3/5, AUTHOR, Book Review, Nonfiction, O, Read in 2008

The Unspeakable Crime of Andrea Yates by Susan O’Malley

The Unspeakable Crime of Andrea Yates
by Susan O’Malley
Copyright: 2004
Pages: 371
Rating: 3/5
Read: Jan. 25-29, 2008
Challenge: Triple Eight – True Crime category
First Line: A little before 10:00am — 9:56, to be exact — Russell “Rusty” Yates’s cell phone rang in the sixth-floor Shuttle Vehicle Engineering Office he shared with three other National Aeronautics and Space Administration (NASA) employees.
O’Malley discuses the Andrea Yates case. She goes into a lot of detail in regards to the mental illnesses that Yates suffered from. There is no doubt that this woman was severely ill. Unfortunately, things could not be straightened out for her and she instead killed her five children. This case captured the attention of the nation: what kind of a woman could kill all of her children?! And besides that, O’Malley goes into great detail about the family dynamics and how Andrea’s illness overshadowed everything. I only wish that more could have been done for this woman so that five innocent lives could have been saved. That being said, I personally did not care for this book. I remember this case going to trial and keeping up-to-date. I felt that the writing style and layout of this book was a little weak. I understand that the author had to discuss a lot of mental illness and religious matters, but I felt a little bogged down in those areas. I simply was not impressed.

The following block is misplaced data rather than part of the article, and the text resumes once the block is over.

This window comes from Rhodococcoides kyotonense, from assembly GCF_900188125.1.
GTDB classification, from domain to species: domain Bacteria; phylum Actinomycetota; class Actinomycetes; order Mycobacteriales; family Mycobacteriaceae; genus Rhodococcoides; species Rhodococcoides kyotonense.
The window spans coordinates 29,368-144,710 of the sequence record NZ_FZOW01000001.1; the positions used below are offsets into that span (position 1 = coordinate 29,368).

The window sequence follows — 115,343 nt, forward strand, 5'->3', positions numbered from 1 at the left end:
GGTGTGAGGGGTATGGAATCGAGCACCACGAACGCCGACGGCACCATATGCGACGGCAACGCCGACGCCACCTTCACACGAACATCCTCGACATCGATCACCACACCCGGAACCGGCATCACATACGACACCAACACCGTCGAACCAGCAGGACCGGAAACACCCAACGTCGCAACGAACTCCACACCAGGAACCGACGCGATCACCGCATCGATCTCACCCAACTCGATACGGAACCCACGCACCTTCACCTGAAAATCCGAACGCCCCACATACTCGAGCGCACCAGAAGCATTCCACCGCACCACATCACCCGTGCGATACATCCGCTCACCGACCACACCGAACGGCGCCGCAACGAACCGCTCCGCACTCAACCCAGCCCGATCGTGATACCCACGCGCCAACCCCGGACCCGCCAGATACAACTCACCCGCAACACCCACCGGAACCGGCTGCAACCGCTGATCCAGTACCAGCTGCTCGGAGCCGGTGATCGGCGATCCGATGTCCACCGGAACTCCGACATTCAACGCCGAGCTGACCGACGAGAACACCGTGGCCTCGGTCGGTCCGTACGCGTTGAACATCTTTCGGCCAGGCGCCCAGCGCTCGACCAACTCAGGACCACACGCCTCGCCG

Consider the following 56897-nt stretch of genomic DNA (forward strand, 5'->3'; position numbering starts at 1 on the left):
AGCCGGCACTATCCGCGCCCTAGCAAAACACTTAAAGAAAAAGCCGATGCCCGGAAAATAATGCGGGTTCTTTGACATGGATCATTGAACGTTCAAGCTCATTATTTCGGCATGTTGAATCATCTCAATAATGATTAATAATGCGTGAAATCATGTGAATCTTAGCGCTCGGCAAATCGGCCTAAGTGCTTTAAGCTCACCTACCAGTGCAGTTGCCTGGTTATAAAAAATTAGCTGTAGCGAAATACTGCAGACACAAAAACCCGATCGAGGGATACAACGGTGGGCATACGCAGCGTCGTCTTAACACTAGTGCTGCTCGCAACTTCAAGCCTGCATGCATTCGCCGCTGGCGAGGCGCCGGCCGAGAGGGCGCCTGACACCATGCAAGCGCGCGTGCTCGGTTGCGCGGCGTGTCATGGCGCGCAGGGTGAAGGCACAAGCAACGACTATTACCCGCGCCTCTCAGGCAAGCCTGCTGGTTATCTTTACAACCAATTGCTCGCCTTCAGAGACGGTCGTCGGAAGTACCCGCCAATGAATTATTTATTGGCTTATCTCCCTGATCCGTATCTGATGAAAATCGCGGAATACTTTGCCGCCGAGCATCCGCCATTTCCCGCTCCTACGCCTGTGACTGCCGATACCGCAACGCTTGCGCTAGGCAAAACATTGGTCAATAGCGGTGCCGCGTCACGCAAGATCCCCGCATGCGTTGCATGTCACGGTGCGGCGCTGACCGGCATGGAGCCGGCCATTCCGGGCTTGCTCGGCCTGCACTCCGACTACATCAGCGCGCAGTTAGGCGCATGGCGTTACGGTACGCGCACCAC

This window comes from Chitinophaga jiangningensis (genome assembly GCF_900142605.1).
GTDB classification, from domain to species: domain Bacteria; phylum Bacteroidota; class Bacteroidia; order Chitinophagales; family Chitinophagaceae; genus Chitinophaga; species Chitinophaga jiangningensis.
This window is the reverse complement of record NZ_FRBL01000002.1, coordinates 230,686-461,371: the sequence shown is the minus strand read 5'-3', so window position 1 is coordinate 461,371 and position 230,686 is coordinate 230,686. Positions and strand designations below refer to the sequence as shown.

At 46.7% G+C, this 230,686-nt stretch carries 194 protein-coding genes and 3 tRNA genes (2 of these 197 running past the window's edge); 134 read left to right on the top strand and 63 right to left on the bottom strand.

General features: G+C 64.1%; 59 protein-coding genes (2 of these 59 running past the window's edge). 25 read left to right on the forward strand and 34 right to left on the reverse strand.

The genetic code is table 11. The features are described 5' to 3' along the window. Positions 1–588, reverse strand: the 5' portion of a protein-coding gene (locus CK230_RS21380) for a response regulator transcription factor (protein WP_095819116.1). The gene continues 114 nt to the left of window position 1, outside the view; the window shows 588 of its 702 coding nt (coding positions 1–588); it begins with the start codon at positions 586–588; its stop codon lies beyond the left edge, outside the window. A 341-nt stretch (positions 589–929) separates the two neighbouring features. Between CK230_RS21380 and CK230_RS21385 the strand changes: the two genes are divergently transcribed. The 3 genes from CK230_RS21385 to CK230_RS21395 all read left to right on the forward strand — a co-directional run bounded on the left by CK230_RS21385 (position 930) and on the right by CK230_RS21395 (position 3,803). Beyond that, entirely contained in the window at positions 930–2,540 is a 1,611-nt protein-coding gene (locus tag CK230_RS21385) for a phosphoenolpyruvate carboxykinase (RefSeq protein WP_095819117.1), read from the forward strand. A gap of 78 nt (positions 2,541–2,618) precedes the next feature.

4/5, AUTHOR, Book Review, L, Nonfiction, Read in 2008

The Night Lives On by Walter Lord

The Night Lives On
by Walter Lord
Copyright: 1986, 1987
Pages: 226
Rating: 4/5
Read: Jan. 28-29, 2008
Challenge: Back to History
First Line: Just 20 minutes short of midnight, April 14, 1912, the great new White Star Liner Titanic, making her maiden voyage from Southampton to New York, had a rendezvous with ice in the calm, dark waters of the North Atlantic.
In this book, Walter Lord attempts to tell the story of the Titanic. He tries to figure out why certain things occurred – things which ultimately caused the Titanic’s demise. He especially focuses in on why Captain Smith seemingly ignored the numerous ice warnings and why the ship Californian was nearby and ultimately ignored the distress flares. He also delves a little into the main players of the disaster, including some passengers. He uses the Senate hearings and the British inquiry into the event for most of his sources. I enjoyed this book. The beginning was a little slow, but it quickly picked up pace. This was the first book I had ever read on the Titanic, having being fascinated by the event for years and I thoroughly enjoyed it. Highly recommended.